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  • 20. 

     Blueberry Muffin Syndrome is a rare neonatal skin disorder caused by

    • A.

      Rubella virus

    • B.

      Measles

    • C.

      Mumps

    Correct Answer
    A. Rubella virus
    Explanation
    Blueberry Muffin Syndrome is a rare neonatal skin disorder caused by the rubella virus. Rubella, also known as German measles, is a contagious viral infection that can cause various complications during pregnancy. If a pregnant woman contracts rubella, the virus can be transmitted to the fetus, leading to congenital rubella syndrome. One of the manifestations of this syndrome is Blueberry Muffin Syndrome, characterized by the presence of small, raised, red or purple spots on the baby's skin. These spots resemble blueberries, hence the name of the syndrome.

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  • 21. 

    Centripetal rash appearing initially on the extremities. and spreading to back, torso, and face, but sparing palms, soles, genitalia, and mucous membranes is seen in infection cause by –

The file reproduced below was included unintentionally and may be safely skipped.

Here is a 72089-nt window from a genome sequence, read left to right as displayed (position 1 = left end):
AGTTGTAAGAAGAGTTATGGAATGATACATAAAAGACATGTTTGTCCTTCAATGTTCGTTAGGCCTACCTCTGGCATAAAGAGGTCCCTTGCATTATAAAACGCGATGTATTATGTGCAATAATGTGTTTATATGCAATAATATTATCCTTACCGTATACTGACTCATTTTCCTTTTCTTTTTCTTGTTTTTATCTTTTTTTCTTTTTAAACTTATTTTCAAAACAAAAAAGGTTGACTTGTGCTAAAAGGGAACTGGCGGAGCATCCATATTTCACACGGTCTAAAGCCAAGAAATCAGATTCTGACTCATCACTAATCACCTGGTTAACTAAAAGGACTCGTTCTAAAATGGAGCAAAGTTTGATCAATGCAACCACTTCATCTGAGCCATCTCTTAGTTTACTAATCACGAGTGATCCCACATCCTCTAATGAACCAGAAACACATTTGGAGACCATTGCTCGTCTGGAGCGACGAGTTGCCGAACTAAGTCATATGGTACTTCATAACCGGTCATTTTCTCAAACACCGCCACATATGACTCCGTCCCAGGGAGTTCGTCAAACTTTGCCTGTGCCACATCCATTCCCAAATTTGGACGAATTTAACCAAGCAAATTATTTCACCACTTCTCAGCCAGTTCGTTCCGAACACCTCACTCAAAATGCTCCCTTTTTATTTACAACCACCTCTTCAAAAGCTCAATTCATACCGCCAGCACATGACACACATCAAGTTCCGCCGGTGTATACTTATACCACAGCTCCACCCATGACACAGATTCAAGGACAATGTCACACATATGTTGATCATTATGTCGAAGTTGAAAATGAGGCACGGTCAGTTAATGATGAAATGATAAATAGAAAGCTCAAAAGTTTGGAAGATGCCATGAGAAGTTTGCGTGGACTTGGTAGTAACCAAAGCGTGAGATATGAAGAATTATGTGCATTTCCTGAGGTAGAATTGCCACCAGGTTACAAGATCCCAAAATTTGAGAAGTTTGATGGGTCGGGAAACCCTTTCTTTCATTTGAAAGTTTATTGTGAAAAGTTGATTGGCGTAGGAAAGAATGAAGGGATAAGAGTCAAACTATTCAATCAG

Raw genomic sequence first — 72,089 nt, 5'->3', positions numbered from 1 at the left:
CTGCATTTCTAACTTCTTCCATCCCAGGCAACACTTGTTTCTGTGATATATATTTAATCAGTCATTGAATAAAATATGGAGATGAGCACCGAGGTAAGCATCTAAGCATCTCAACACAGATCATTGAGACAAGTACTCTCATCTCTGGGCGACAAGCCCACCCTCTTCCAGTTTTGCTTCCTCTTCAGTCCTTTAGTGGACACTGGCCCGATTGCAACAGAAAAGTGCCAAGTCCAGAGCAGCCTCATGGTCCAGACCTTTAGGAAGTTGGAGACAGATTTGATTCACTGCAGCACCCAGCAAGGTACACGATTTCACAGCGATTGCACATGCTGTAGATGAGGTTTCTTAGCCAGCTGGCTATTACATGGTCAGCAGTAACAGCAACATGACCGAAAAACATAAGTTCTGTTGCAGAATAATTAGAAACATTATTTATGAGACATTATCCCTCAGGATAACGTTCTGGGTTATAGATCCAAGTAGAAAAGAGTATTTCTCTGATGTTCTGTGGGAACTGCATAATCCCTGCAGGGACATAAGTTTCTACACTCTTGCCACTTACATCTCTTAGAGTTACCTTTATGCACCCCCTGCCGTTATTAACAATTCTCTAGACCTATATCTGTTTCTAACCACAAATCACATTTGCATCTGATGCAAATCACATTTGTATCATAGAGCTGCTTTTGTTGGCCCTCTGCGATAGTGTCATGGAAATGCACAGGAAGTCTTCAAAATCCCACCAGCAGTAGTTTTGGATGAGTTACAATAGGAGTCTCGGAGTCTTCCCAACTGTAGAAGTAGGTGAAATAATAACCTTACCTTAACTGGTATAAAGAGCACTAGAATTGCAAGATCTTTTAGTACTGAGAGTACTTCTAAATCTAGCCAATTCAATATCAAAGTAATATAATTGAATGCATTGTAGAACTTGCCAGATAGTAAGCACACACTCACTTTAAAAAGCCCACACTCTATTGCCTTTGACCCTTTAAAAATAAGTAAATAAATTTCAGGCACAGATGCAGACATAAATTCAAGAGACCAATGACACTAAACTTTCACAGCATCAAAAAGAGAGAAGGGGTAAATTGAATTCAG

• A.

      Rubella

    • B.

      Varicella zoster virus (chicken pox)

    • C.

      Mumps

    • D.

      Measles

    Correct Answer
    B. Varicella zoster virus (chicken pox)
    Explanation
    The correct answer is varicella zoster virus (chicken pox). Chickenpox is characterized by a centripetal rash that starts on the extremities and spreads to the back, torso, and face. However, it spares the palms, soles, genitalia, and mucous membranes. Rubella, mumps, and measles may cause rashes, but they do not exhibit the same pattern of spreading or sparing specific areas as seen in chickenpox.

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  • 22. 

    Why chicken pox need a double dose?

    • A.

      Because it’s a live vaccine

    • B.

      Doesnt need a double dose

    • C.

      None of the above

    Correct Answer
    A. Because it’s a live vaccine
    Explanation